The noni plant, also known as “Indian Mulberry” is believed to be one of the original plants brought to the Islands in the canoes of the Polynesians. It was highly prized by the culture for its medicinal uses as well as that for dyeing fiber.

This shrub or small tree stays under about 20 feet tall depending on its growing conditions. In the lowlands, it tends to be much closer to shrub size of just a few feet tall.

Noni plants prefer areas that are wet and will grow up to about 1500 feet above sea level. It tolerates brackish water with salt. It will thrive in just about every type of lowland climate and soil condition. It is even often found growing up through cracks in lava flows as it is not picky about where it grows.


The most popular culinary use for the noni tree fruit is that of its juice. The fruit is edible and was used as a foodstuff during famine but it is the juice that is so sought after today. Many health benefits are thought to come from drinking noni juice including weight loss and energy boosts.


The noni tree has gained a nickname of “The Painkiller Tree” for the analgesic properties found in the juice. A poultice made from mashed ripe fruit was a common remedy for various ailments and skin problems or wounds. It is also touted as an antidepressant, antifungal, antibacterial, and antiviral plant. Helping to block the absorption of cholesterol aids in protecting the memory and encouraging heart health.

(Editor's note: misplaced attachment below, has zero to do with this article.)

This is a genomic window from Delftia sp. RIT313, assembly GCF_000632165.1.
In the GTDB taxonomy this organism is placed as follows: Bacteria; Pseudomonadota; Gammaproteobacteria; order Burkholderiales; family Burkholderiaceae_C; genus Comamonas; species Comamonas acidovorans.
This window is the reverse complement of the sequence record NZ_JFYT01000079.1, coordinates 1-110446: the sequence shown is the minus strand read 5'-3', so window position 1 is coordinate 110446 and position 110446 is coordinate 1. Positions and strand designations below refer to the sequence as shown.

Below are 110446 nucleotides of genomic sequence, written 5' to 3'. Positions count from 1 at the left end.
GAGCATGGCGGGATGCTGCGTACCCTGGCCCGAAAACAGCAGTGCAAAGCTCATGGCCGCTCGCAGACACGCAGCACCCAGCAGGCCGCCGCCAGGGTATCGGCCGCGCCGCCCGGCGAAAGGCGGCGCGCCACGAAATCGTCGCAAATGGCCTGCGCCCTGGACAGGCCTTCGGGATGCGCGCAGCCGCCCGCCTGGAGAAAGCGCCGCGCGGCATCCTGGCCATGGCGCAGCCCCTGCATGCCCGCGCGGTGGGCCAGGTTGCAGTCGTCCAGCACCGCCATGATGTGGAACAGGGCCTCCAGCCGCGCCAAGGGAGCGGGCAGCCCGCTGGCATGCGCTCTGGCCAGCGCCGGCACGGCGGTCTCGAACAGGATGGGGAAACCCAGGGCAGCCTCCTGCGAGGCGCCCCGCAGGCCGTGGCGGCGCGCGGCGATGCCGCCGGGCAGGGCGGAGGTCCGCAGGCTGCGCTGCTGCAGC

Noni has an astringent, insecticidal quality which is why it was once used as a hair dressing. People applied it as a bug repellant. Some fans still use it in hair and skin preparations to aid against eczema and ringworm.


All parts of the plant were used in some manner by the ancients. From the roots to the tree tops, nothing was left to waste. The stems were used for canoe building and other construction or tool needs. Noni tree bark and roots were prized for their use as a dye. The bark provided a red pigment while the roots were responsible for a yellow color.

There are many reasons to learn more about this interesting and unusual tree.